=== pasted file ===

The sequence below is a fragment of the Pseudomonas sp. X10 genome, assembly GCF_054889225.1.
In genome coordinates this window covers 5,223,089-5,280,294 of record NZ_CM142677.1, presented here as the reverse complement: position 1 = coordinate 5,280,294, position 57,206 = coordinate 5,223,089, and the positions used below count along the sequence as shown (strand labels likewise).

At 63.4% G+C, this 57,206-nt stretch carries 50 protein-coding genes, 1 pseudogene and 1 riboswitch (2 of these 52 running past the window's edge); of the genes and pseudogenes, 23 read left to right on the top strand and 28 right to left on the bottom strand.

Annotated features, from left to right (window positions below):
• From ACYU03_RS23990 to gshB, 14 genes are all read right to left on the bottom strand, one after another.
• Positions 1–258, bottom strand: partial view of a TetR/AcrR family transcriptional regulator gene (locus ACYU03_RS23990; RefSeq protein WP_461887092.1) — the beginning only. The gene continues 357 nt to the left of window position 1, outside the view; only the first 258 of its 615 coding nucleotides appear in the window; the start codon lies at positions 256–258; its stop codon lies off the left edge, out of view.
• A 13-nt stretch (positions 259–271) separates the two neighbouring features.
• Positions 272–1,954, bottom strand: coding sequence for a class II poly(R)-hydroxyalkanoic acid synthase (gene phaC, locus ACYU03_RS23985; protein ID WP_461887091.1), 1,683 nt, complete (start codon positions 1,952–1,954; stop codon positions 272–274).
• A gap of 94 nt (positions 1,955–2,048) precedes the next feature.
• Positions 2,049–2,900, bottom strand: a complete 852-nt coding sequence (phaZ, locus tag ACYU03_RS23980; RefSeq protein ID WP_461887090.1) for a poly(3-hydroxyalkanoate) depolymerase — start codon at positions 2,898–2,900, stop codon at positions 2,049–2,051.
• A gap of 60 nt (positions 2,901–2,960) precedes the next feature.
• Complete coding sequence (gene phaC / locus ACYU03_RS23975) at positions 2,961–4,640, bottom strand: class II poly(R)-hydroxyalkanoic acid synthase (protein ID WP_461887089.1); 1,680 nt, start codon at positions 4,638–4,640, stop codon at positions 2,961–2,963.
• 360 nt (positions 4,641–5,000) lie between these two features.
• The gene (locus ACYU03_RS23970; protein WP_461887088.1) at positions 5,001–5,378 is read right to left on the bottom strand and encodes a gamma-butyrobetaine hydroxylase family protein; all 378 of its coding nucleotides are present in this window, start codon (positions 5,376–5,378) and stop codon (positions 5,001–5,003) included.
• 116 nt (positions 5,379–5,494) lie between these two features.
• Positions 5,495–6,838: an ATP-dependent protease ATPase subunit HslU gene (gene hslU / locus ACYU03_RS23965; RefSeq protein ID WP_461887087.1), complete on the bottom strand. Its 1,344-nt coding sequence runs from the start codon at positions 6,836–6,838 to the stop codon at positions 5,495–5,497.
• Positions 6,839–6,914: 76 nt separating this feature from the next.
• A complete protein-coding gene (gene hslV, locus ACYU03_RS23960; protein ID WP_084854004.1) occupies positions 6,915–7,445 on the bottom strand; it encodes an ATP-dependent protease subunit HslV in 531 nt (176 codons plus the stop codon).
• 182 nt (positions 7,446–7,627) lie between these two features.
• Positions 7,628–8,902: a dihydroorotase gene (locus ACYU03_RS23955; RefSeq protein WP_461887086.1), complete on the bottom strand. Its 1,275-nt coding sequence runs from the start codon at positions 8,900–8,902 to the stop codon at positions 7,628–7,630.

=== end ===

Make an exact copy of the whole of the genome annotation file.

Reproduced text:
The sequence below is a fragment of the Pseudomonas sp. X10 genome, assembly GCF_054889225.1.
In genome coordinates this window covers 5,223,089-5,280,294 of record NZ_CM142677.1, presented here as the reverse complement: position 1 = coordinate 5,280,294, position 57,206 = coordinate 5,223,089, and the positions used below count along the sequence as shown (strand labels likewise).

At 63.4% G+C, this 57,206-nt stretch carries 50 protein-coding genes, 1 pseudogene and 1 riboswitch (2 of these 52 running past the window's edge); of the genes and pseudogenes, 23 read left to right on the top strand and 28 right to left on the bottom strand.

Annotated features, from left to right (window positions below):
• From ACYU03_RS23990 to gshB, 14 genes are all read right to left on the bottom strand, one after another.
• Positions 1–258, bottom strand: partial view of a TetR/AcrR family transcriptional regulator gene (locus ACYU03_RS23990; RefSeq protein WP_461887092.1) — the beginning only. The gene continues 357 nt to the left of window position 1, outside the view; only the first 258 of its 615 coding nucleotides appear in the window; the start codon lies at positions 256–258; its stop codon lies off the left edge, out of view.
• A 13-nt stretch (positions 259–271) separates the two neighbouring features.
• Positions 272–1,954, bottom strand: coding sequence for a class II poly(R)-hydroxyalkanoic acid synthase (gene phaC, locus ACYU03_RS23985; protein ID WP_461887091.1), 1,683 nt, complete (start codon positions 1,952–1,954; stop codon positions 272–274).
• A gap of 94 nt (positions 1,955–2,048) precedes the next feature.
• Positions 2,049–2,900, bottom strand: a complete 852-nt coding sequence (phaZ, locus tag ACYU03_RS23980; RefSeq protein ID WP_461887090.1) for a poly(3-hydroxyalkanoate) depolymerase — start codon at positions 2,898–2,900, stop codon at positions 2,049–2,051.
• A gap of 60 nt (positions 2,901–2,960) precedes the next feature.
• Complete coding sequence (gene phaC / locus ACYU03_RS23975) at positions 2,961–4,640, bottom strand: class II poly(R)-hydroxyalkanoic acid synthase (protein ID WP_461887089.1); 1,680 nt, start codon at positions 4,638–4,640, stop codon at positions 2,961–2,963.
• 360 nt (positions 4,641–5,000) lie between these two features.
• The gene (locus ACYU03_RS23970; protein WP_461887088.1) at positions 5,001–5,378 is read right to left on the bottom strand and encodes a gamma-butyrobetaine hydroxylase family protein; all 378 of its coding nucleotides are present in this window, start codon (positions 5,376–5,378) and stop codon (positions 5,001–5,003) included.
• 116 nt (positions 5,379–5,494) lie between these two features.
• Positions 5,495–6,838: an ATP-dependent protease ATPase subunit HslU gene (gene hslU / locus ACYU03_RS23965; RefSeq protein ID WP_461887087.1), complete on the bottom strand. Its 1,344-nt coding sequence runs from the start codon at positions 6,836–6,838 to the stop codon at positions 5,495–5,497.
• Positions 6,839–6,914: 76 nt separating this feature from the next.
• A complete protein-coding gene (gene hslV, locus ACYU03_RS23960; protein ID WP_084854004.1) occupies positions 6,915–7,445 on the bottom strand; it encodes an ATP-dependent protease subunit HslV in 531 nt (176 codons plus the stop codon).
• 182 nt (positions 7,446–7,627) lie between these two features.
• Positions 7,628–8,902: a dihydroorotase gene (locus ACYU03_RS23955; RefSeq protein WP_461887086.1), complete on the bottom strand. Its 1,275-nt coding sequence runs from the start codon at positions 8,900–8,902 to the stop codon at positions 7,628–7,630.